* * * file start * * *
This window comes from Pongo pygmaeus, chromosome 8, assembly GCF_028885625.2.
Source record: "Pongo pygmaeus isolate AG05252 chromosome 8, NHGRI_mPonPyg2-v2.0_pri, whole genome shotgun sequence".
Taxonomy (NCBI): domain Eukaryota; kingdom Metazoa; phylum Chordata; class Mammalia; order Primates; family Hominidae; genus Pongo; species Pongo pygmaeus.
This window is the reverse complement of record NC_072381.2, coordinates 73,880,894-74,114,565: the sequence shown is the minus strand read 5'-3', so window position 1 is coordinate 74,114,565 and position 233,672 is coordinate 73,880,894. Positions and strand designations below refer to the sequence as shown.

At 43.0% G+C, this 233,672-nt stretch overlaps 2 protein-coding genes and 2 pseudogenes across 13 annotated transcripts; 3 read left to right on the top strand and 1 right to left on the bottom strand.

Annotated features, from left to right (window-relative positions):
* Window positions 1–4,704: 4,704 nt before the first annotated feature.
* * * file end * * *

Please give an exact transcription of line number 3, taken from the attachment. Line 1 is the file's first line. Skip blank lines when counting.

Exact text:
Taxonomy (NCBI): domain Eukaryota; kingdom Metazoa; phylum Chordata; class Mammalia; order Primates; family Hominidae; genus Pongo; species Pongo pygmaeus.